In a perplexing turn of events, Mafab Communications Limited, a rather unknown organisation that was registered in 2020 knocked off Airtel, a pan-African mobile operator, out of the competition and even went as far as giving MTN a run for its money. Eventually, both MTN and Mafab Communications Limited emerged as the two successful winners of the 5G licence at $273m.
While I applaud the efforts of audacious indigenous organisations to carve a large niche in the technology space, the truth is that transparency matters.
Here’s what I have trouble understanding. I know for a fact that Mafab Communications Limited, an arm of the Althani Group, got registered in July 2020 in comparison to MTN Nigeria Plc, which has been in existence for two decades. Immediately after the announcement, I did a thorough search and social re-engineering on this organisation and I found nothing, absolutely nothing aside from a crashed website. Even before the research, I received a number of calls from a number of highly placed Nigerians who felt I am well aware of happenings in the industry and I disappointed them by stating that I know nothing about this Mafab Communications.
A day or two after this pre-destined auction was announced, another ‘fake’ news or rumour if you like, filtered out that there is a connection between Mafab Communications and Senator Bola Ahmed Tinubu, an ex-governor of Lagos State and current national leader of the ruling party. Well, the NCC may have come out to defend the integrity of its process but as the saying goes, there’s no smoke without fire. One thing is certain; something fishy went on somewhere and as Nigerians, we know that virtually anything can happen in Nigeria.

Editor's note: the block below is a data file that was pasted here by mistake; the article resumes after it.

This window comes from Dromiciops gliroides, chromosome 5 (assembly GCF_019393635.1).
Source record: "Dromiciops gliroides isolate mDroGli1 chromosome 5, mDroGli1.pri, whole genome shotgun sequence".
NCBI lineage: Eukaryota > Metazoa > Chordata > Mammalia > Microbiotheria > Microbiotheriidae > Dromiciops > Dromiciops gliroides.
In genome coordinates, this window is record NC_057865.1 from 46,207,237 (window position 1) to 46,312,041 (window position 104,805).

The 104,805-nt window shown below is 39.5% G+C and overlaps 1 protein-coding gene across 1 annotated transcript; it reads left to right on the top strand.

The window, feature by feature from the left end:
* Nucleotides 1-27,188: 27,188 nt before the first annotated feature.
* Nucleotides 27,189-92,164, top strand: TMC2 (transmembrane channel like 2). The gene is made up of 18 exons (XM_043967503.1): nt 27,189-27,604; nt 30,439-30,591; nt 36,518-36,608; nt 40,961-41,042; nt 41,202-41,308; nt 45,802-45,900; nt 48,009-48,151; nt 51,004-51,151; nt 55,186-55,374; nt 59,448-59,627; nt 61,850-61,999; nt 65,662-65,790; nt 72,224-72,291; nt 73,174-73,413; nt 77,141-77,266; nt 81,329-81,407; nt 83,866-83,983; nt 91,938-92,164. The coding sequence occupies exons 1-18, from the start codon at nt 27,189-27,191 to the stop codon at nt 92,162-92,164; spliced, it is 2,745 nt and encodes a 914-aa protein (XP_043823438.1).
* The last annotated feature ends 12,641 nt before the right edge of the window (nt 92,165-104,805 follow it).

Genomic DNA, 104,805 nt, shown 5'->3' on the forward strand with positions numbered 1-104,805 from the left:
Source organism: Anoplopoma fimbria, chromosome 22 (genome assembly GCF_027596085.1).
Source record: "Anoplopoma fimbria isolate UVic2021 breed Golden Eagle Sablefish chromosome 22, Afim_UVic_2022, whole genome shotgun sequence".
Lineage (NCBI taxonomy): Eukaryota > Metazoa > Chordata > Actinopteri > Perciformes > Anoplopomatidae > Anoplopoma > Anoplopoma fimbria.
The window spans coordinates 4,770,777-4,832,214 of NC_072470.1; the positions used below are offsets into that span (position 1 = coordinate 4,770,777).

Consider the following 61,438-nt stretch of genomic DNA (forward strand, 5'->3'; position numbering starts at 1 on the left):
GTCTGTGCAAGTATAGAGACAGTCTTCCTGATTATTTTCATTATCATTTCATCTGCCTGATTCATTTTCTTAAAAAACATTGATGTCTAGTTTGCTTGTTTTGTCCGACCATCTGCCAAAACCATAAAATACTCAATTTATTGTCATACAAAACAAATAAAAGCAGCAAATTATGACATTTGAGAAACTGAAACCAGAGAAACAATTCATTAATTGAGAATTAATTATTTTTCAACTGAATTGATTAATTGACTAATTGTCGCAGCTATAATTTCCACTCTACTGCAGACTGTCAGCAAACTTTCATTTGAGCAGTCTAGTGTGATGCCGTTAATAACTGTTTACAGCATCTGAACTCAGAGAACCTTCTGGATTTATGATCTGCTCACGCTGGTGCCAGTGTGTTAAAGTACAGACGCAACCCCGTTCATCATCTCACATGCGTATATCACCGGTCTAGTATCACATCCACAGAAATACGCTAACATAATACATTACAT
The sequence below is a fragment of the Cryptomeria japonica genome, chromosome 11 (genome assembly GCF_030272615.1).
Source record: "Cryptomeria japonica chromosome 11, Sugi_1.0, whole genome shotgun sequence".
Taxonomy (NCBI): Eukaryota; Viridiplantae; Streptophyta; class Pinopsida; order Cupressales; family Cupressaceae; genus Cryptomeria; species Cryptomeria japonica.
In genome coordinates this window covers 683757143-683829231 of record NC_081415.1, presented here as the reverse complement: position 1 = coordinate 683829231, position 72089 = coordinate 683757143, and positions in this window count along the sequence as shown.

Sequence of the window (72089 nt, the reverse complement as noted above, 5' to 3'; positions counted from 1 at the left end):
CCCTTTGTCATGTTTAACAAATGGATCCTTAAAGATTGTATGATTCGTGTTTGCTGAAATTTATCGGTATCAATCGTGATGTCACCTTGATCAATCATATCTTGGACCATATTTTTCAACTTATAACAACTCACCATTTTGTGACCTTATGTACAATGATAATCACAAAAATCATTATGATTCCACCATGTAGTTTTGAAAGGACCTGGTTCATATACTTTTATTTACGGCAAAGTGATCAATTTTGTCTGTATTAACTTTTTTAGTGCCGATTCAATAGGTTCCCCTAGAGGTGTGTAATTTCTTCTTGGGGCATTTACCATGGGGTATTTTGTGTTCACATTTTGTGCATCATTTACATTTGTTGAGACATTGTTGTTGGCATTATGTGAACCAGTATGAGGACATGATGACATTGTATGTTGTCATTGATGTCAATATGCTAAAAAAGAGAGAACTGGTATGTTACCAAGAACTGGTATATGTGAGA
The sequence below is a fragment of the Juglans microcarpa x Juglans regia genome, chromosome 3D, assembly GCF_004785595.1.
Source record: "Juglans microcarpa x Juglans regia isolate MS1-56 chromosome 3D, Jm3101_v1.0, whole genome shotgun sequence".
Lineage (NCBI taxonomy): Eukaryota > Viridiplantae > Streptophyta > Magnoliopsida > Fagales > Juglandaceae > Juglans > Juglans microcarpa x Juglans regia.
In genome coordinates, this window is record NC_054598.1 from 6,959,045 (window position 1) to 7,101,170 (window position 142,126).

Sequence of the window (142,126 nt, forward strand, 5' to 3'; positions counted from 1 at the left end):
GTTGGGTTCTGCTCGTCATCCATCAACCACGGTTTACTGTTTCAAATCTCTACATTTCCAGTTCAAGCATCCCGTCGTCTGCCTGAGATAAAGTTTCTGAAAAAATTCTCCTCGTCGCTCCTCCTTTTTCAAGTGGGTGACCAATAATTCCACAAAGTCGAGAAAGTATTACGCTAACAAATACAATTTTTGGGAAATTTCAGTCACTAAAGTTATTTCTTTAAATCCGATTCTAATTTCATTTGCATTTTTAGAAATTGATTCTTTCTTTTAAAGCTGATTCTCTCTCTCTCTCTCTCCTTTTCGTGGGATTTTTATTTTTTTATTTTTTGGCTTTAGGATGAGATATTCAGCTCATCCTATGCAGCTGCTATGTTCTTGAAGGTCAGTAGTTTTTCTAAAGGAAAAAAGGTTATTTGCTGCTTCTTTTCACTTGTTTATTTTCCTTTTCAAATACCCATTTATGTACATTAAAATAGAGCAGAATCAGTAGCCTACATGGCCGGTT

It is a pity that nepotism continues to rear its ugly head in every facet of the government’s activity. The powers that be can extol the bidding exercise as efficient, fair, credible, well-organised and transparent but evidence points to the contrary.
For instance, MTN Nigeria had earlier recommended the reserve price be lowered to $50m during deliberations on the draft information memorandum. The telco giant also requested an extension of the licence validity period to 20 years from the proposed 10 years.
Airtel, in a similar vein, also called for a downward review of the cost of licencing, citing current economic realities in the business environment. One cannot help but wonder if the government’s grandiose plan is really about deepening broadband penetration or if it was all a scheme to enrich the coffers of the ruling class.
I certainly do not think it is a coincidence that MTN had to sell its shares to the public. My guess, which may be as good as yours, is that the telco leader had to mobilise enough resources to contest the bid. And that is an organisation that has been in the communications business for decades.
Is this just a game by a few privileged people? Win the bid, wait a few years and sell it off to the highest bidder with the competence to deliver. I really hope some individuals are not playing a game with what is arguably one of Nigeria’s important, if not the most important, industry?
Let me end by stating that this is one industry I am passionate about and committed to. I have dedicated the last 12 years to serving and working hard to deepen the growth of the industry, so I will definitely keep an eye on key activities such as this for the sake of generations unborn.
ICT Clinic by CFA is published weekly in the Sunday Punch